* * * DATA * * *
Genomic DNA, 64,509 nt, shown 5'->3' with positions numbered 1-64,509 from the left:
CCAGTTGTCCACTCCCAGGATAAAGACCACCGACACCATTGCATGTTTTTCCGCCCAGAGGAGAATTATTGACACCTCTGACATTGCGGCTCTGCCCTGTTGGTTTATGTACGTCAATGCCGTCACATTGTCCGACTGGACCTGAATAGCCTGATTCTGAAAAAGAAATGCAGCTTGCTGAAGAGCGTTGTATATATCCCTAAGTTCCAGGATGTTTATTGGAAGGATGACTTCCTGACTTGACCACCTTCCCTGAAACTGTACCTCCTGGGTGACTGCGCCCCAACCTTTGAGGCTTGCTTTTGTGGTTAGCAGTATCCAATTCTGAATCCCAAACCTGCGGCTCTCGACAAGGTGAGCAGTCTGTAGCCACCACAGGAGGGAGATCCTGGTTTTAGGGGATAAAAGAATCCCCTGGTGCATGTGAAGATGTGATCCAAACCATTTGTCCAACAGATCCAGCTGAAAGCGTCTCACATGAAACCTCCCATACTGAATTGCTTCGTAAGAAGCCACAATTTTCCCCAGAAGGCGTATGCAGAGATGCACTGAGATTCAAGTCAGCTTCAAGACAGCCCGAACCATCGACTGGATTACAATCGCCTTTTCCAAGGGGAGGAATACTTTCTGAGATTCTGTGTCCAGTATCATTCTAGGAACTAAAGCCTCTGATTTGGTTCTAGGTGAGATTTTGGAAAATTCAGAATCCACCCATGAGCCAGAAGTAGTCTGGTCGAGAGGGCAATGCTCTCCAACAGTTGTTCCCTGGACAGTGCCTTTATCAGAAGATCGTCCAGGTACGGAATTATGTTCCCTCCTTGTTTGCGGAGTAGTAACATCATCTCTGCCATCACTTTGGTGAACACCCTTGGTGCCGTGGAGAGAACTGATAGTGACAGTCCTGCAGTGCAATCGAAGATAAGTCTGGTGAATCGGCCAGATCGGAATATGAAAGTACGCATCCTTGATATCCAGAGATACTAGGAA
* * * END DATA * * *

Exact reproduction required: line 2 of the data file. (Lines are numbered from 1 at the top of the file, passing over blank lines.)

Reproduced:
CCAGTTGTCCACTCCCAGGATAAAGACCACCGACACCATTGCATGTTTTTCCGCCCAGAGGAGAATTATTGACACCTCTGACATTGCGGCTCTGCCCTGTTGGTTTATGTACGTCAATGCCGTCACATTGTCCGACTGGACCTGAATAGCCTGATTCTGAAAAAGAAATGCAGCTTGCTGAAGAGCGTTGTATATATCCCTAAGTTCCAGGATGTTTATTGGAAGGATGACTTCCTGACTTGACCACCTTCCCTGAAACTGTACCTCCTGGGTGACTGCGCCCCAACCTTTGAGGCTTGCTTTTGTGGTTAGCAGTATCCAATTCTGAATCCCAAACCTGCGGCTCTCGACAAGGTGAGCAGTCTGTAGCCACCACAGGAGGGAGATCCTGGTTTTAGGGGATAAAAGAATCCCCTGGTGCATGTGAAGATGTGATCCAAACCATTTGTCCAACAGATCCAGCTGAAAGCGTCTCACATGAAACCTCCCATACTGAATTGCTTCGTAAGAAGCCACAATTTTCCCCAGAAGGCGTATGCAGAGATGCACTGAGATTCAAGTCAGCTTCAAGACAGCCCGAACCATCGACTGGATTACAATCGCCTTTTCCAAGGGGAGGAATACTTTCTGAGATTCTGTGTCCAGTATCATTCTAGGAACTAAAGCCTCTGATTTGGTTCTAGGTGAGATTTTGGAAAATTCAGAATCCACCCATGAGCCAGAAGTAGTCTGGTCGAGAGGGCAATGCTCTCCAACAGTTGTTCCCTGGACAGTGCCTTTATCAGAAGATCGTCCAGGTACGGAATTATGTTCCCTCCTTGTTTGCGGAGTAGTAACATCATCTCTGCCATCACTTTGGTGAACACCCTTGGTGCCGTGGAGAGAACTGATAGTGACAGTCCTGCAGTGCAATCGAAGATAAGTCTGGTGAATCGGCCAGATCGGAATATGAAAGTACGCATCCTTGATATCCAGAGATACTAGGAA